"I guess the one thing that I can't get through my mind, even though I'm a hunter and I love to shoot a gun, I love to have my gun. I don't have a Glock or whatever it is. I don't have a magazine with 33 bullets in it.
"That doesn't make sense for me, to be able to sell those kinds of things. ... What reason is there to have those kinds of guns, other than to kill people? I just don't understand that."
- Dallas Green, grandfather of 9-year-old Christina-Taylor Green, who was killed in the Jan. 8 Tucson shooting.
Christina-Taylor Green's killer carried a 9 mm Glock 19 semiautomatic handgun with one bullet chambered and 30 more in an extended-capacity ammunition magazine.
He emptied the gun in about 30 seconds. Thirty seconds - to kill six people and wound 13. The carnage ended only when the killer stopped to reload and bystanders wrestled him to the ground and disarmed him.
Jared Lee Loughner, who is accused in the killings, bought both a lethal handgun and extended-capacity magazines legally.
That must change. From 1994 until 2004, when a federal ban on military-style assault weapons was allowed to expire, such supersized magazines were outlawed. That ban should be reinstated.
The 1994 federal law had flaws. For instance, magazines manufactured before 1994 remained on the market. But at least no new ones were legally sold.
Opponents of such a ban argue that civilian gun owners "need" supersized loads and that by banning sales of new extended-capacity magazines, we only create a booming market for the older ones.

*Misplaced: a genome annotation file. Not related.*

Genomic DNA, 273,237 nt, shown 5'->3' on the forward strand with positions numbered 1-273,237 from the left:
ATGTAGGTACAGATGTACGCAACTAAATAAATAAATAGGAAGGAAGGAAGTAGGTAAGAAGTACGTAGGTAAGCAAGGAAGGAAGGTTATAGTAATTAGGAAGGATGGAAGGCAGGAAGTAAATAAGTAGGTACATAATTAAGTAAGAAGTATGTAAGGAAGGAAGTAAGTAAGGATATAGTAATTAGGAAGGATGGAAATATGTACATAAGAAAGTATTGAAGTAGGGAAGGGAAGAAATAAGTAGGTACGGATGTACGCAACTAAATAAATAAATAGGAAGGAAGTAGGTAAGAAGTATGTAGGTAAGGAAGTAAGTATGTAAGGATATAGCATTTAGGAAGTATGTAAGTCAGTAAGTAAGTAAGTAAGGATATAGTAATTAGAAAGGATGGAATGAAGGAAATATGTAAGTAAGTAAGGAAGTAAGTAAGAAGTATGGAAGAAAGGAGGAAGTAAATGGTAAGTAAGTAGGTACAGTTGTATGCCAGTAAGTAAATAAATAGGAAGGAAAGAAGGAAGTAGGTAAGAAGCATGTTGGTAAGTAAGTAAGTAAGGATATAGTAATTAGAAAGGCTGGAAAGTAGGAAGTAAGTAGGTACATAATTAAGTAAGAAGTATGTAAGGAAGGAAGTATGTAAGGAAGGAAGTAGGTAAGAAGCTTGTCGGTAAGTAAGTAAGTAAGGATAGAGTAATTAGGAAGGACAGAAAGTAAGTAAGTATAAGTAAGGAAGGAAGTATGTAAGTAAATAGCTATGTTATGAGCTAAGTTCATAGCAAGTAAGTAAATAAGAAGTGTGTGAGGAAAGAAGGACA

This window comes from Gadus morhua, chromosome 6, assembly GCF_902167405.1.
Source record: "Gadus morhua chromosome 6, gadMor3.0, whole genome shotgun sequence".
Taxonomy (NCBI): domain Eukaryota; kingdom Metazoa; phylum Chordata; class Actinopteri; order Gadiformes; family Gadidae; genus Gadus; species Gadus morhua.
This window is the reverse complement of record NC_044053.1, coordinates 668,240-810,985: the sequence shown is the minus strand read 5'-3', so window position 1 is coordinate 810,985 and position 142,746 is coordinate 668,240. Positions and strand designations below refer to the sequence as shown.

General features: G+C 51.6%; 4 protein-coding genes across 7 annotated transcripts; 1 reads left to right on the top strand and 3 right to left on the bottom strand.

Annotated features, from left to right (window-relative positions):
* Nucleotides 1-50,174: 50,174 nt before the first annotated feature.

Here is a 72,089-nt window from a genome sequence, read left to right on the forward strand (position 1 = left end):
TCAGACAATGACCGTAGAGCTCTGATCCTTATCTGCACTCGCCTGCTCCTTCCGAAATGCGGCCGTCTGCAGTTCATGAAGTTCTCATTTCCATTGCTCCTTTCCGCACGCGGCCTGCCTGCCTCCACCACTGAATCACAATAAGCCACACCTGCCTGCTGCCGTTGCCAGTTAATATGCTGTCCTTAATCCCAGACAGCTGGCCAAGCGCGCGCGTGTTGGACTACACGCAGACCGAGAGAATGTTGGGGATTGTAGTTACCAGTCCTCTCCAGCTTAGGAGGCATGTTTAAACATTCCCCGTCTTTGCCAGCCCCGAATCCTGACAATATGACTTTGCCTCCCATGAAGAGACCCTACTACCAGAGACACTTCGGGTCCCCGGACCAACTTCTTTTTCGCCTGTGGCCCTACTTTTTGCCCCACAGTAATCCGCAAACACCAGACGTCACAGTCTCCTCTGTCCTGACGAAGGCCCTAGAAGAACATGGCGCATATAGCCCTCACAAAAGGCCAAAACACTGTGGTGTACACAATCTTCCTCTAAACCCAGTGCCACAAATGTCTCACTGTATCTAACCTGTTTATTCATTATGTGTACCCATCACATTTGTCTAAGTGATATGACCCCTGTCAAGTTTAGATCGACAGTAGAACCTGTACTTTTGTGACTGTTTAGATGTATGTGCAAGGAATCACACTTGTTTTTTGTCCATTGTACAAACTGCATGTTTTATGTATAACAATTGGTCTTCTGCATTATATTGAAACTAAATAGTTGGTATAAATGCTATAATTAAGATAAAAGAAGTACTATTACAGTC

As Charles Heller, secretary of the Arizona Citizens Defense League, told us last week, "If you come out in the editorial ... in favor of a ban, one of things you do is you tend to excite the nuts, and it's the nuts that go after this stuff. Most of the serious shooters don't really care that much about the super-high-capacity stuff. ... You have a tendency to drive the nuts into the marketplace if you advocate for a ban."
Further, Heller warned, a ban would fuel the market by transforming what's now a $100 extended-capacity magazine into a $300 item.
Chris Cox, executive director of the National Rifle Association's Institute for Legislative Action, wrote last week in U.S. News & World Report that "honest Americans - private citizens and police alike - choose magazines that hold more than 10 rounds" because "they improve good people's odds in defensive situations."
Cox went on, saying anti-gun activists ask, "Who needs these magazines?" The answer, he wrote, is that "Good Americans - police and private citizens - do. Good Americans must always be able to choose the tools that will give them the best chance of surviving in the worst situations."
The logic of these arguments against a ban doesn't hold up. Should good Americans also be free to opt for defending themselves with, say, small nuclear warheads? Or rocket-propelled grenades?
Cox writes that gun owners also use super-capacity magazines for "competitive or recreational shooting, as key parts of collectible firearms, and for other lawful purposes."
We do not believe the average civilian has a "need" for extended-capacity magazines, not for self-defense and certainly not for offensive reasons.
Ten rounds in a magazine is enough - for recreational or for the very rare occasion when a gun owner must defend himself from attack. Ten rounds is the limit that was imposed for 10 years in the federal assault-weapons ban. Ten rounds is the limit that would be imposed by a bill in Congress introduced by U.S. Rep. Carolyn McCarthy, a New York Democrat, and by a bill in the Arizona Legislature, introduced by Tucson Democratic Rep. Steven Farley.
This is one of those gun-control questions where we come down in the middle, and where we believe gun owners must compromise as well. There's no way to prevent all shooting rampages, but we can reduce the amount of carnage shooters are equipped to do.
It's time to ban extended-capacity magazines again.
Arizona Daily Star